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"Rex Is Here," Trump Says Vaguely After Reporting of Plan for Tillerson's Exit

Trump White House reportedly has a plan to get rid of his Secretary of State, with Mike Pompeo as replacement and hawkish Republican Senator Tom Cotton nominated to direct CIA

President Donald Trump smiles at Secretary of State Rex Tillerson after he was sworn in in the Oval Office of the White House in Washington, Feb. 1, 2017. (Photo: AP)

Citing unnamed "senior administration officials" on Thursday, the New York Times reports that the Trump administration has a detailed plan to push Secretary of State Rex Tillerson out his position and replace him with current CIA Director Mike Pompeo, who would in turn be replaced by the hawkish U.S. Senator Tom Cotton (R-Ark.).

While many on social media cheered the development as the latest evidence that the Trump administration is simply a hotbed of dysfunction, others found the possible implications—given the personnel re-shuffling laid out by the Times—quite worrying.

Kelle Louaillier, president of Corporate Accountability International, said that while ousting Tillerson, former CEO of ExxonMobil, might otherwise be a positive step, having Pompeo in charge of the U.S. State Department would be nothing to celebrate.

"Tillerson was one of the most blatant revolving door cases in the Trump administration and a clear sign that Trump's government was of, by, and for the fossil fuel industry. But make no mistake: Mike Pompeo could be far worse." —Kelle Louaillier, Corporate Accountability International

"Tillerson was one of the most blatant revolving door cases in the Trump administration and a clear sign that Trump's government was of, by, and for the fossil fuel industry," said Louaillier in a statement. "But make no mistake: Mike Pompeo could be far worse."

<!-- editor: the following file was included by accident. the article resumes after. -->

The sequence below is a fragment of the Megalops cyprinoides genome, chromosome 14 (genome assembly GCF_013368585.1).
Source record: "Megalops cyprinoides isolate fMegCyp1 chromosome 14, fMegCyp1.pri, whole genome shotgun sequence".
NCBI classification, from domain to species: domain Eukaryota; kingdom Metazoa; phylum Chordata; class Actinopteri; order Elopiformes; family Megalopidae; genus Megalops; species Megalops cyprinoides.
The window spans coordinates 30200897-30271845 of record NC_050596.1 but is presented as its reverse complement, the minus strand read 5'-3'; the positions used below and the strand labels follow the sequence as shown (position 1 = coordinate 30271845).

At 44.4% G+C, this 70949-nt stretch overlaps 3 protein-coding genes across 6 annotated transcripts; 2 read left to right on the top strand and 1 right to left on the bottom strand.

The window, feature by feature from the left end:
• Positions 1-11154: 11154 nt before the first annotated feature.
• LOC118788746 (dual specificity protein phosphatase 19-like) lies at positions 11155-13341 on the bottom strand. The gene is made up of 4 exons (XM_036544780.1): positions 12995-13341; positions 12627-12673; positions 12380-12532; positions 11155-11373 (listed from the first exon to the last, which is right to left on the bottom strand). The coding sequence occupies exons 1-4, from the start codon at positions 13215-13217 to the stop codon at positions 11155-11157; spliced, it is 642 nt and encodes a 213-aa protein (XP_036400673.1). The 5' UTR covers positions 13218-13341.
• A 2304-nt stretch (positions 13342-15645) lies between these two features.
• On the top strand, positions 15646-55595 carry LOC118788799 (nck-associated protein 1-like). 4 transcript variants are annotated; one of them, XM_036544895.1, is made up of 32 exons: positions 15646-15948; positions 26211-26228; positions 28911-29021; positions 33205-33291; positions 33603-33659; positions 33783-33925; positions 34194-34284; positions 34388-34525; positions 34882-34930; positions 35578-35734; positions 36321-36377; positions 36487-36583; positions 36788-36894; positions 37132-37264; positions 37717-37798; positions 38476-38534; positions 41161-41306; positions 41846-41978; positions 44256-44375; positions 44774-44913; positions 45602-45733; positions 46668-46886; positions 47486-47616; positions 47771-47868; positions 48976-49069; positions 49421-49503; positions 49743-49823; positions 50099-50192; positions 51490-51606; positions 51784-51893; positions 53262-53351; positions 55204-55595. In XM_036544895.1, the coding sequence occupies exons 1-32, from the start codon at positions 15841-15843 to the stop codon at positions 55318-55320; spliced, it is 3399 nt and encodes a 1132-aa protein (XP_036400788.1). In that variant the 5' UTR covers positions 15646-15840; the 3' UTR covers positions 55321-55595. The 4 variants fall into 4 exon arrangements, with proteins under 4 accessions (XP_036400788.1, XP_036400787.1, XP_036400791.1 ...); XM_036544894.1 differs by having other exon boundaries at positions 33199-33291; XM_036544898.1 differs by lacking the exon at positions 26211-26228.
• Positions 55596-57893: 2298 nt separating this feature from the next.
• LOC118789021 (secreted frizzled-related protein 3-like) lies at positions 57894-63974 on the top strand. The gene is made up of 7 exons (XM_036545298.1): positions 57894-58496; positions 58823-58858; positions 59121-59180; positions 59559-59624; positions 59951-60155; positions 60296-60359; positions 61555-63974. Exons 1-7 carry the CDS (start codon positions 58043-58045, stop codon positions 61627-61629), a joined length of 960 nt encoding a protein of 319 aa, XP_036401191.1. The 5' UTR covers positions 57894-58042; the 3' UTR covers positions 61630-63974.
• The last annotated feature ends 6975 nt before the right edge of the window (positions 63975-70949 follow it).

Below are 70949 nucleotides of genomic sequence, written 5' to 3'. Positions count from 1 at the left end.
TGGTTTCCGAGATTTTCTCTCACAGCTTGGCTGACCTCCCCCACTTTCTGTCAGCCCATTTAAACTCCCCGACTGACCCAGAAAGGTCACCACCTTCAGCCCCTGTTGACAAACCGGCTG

As a member of Congress, she noted, Pompeo represented Wichita, Kansas, where Koch Industries is based, has been called the "Koch Brothers' favorite congressman." The current CIA Director has also been criticized for a series of bigoted and Islamophobic statements and views.

"Once again, this administration has proven that just when you think things can't get any worse, Donald Trump and his cronies will find a way. Now, instead of having a former fossil fuel CEO at the helm of foreign policy, the United States will have an Islamophobic Koch Brothers shill—who built his own business using Koch money and owes his political career first and foremost to their deep pockets. In Congress, Pompeo received more money from the Koch Brothers than any other member," Louaillier added. "Not only will the Koch Brothers now have a direct line to the State Department, Pompeo will lead U.S. foreign policy down the same dark, bigoted and Islamophobic path of Donald Trump’s Twitterfeed."


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While acknowledging leaking the plan to journalist might be designed as an overt "signal to [Tillerson] that it is time to go," the Times reports that the "shake-up of the national security team," apparently being orchestrated by White House Chief of Staff John Kelly, "would happen around the end of the year or shortly afterward." 

Shortly after the news broke, Trump was peppered by reporters about the veracity of the story at the White House. The president, however, only responded with a vague, "He's here. Rex is here."

According to the Times:

The ouster of Mr. Tillerson would end a turbulent reign at the State Department for the former Exxon Mobil chief executive, who has been largely marginalized over the last year. Mr. Trump and Mr. Tillerson have been at odds over a host of major issues, including the Iran nuclear deal, the confrontation with North Korea and a clash between Arab allies. The secretary was reported to have privately called Mr. Trump a “moron” and the president publicly criticized Mr. Tillerson for “wasting his time” with a diplomatic outreach to North Korea.

Mr. Tillerson’s departure has been widely anticipated for months, but associates have said he was intent on finishing out the year to retain whatever dignity he could. Even so, an end-of-year exit would make his time in office the shortest of any secretary of state whose tenure was not ended by a change in presidents in nearly 120 years.

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